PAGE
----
Home > General Info, In the News, Preventable Diseases > USA Today Highlights Vaccines in Two Recent Columns

USA Today Highlights Vaccines in Two Recent Columns

By Amy Pisani

USA Today’s Liz Szabo covered vaccines in two recent articles that you don’t want to miss.  The December 23rd article covered the broad issue of celebrities who cross the line with their medical advice.  This article, which spans the Life Section’s front page, dissects the actions of a variety of celebrities who have influenced the public with their messages.  “Many doctors are troubled by stars who cross the line from sharing their stories to championing questionable or even dangerous medical advice” states Bradford Hesse of the National Cancer Institute.  The article contains information about Every Child By Two (ECBT) and its Vaccinate Your Baby campaign spokesperson Amanda Peet, who encourages parents to attain their medical advice from doctors rather than celebrities.  It also includes quotes from Dr. Paul Offit of the Children’s Hospital of Philadelphia, Dr. Martin Myers, representing the National Network for Immunization Information and myself.  The entire article can be accessed here.

Today’s article, Vaccine Gaps Cause Outbreaks, highlights the dilemma faced by families who depend on the herd to protect their children and the dangers of gaps in immunization coverage, particularly in areas of the country with high vaccine exemption rates.  In places like Ferry County, Washington 27% of the children have non-medical exemptions from school vaccine requirements.  “These are the types of communities where imported diseases take hold and spread,” states Lance Rodewald of the CDC.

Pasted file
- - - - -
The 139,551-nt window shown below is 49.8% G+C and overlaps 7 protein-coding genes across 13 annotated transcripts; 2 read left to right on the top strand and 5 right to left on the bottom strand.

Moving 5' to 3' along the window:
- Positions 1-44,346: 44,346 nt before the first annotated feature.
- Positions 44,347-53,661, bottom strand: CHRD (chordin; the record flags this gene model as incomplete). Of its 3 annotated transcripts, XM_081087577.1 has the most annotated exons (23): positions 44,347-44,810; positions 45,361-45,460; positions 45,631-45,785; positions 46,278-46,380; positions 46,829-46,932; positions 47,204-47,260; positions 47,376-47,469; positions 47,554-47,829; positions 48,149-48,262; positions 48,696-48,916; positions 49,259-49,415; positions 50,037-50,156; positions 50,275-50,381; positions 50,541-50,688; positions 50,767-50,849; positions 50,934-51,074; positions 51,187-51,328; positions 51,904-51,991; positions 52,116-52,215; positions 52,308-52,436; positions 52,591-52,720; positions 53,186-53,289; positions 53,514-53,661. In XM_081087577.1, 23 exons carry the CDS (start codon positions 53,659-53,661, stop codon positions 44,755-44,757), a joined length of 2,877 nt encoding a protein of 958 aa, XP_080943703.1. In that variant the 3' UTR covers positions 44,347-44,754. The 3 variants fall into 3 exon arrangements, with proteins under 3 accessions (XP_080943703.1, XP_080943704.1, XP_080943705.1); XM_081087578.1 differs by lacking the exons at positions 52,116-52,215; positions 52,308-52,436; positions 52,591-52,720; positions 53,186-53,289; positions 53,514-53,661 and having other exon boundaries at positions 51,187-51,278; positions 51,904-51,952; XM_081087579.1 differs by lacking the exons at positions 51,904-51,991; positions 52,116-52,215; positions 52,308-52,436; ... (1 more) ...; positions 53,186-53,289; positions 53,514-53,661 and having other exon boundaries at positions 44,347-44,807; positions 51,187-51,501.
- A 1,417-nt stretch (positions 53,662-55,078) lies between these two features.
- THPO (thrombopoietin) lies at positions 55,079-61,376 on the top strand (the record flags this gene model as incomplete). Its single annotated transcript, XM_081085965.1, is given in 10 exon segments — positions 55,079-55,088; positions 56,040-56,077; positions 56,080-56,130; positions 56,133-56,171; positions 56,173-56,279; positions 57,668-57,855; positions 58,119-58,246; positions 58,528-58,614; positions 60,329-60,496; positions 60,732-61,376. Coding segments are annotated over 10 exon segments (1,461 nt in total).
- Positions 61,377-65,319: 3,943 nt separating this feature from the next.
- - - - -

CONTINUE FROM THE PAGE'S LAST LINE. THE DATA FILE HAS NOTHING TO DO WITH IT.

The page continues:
Julieanna Metcalf’s traumatic bout with Haemophilus influenzae type b during a 2008 outbreak in Minnesota, which also hospitalized three other children including one who did not survive, is the main focus of the article.  Julieanna’s mother Brendalee Flint, who subsequently became an Every Child By Two Parent Advocate, learned that her child has a rare immune deficiency which renders her body unable to respond to vaccines only after she contracted Hib.  “I just want everybody to know what can happen if you don’t vaccinate your baby…it’s not just your kid.  When you get your child vaccinated, it helps to protect the other kids who don’t have the ability to protect themselves,” states Flint. 

Also highlighted in the article is Gabrielle Romaguera, whose parents have also become outspoken advocates for vaccines since the death of Gabrielle due to whooping cough. The Romagueras reached out to ECBT several years ago after viewing a distressing episode of the Oprah Winfrey show.  Oprah had conducted her first in a series of interviews with actress Jenny McCarthy who urged parents to delay their children’s vaccines after alleging that the MMR vaccine had caused her son’s autism.   Both Danielle and Brendalee traveled to Washington, D.C. to tell their stories to Congress and are featured on ECBT’s Vaccinate Your Baby website.

Also highlighted in the article is Shannon Duffy Peterson who is featured on PKIDs heartfelt public service announcements regarding the death of her six year old daughter from invasive pneumococcal disease. Vanderbilt’s Dr. William Schaffner states that “we all have to be protected so the virus can’t find these babies…we have to provide a cocoon of protection around them.”  Read the entire article online here.

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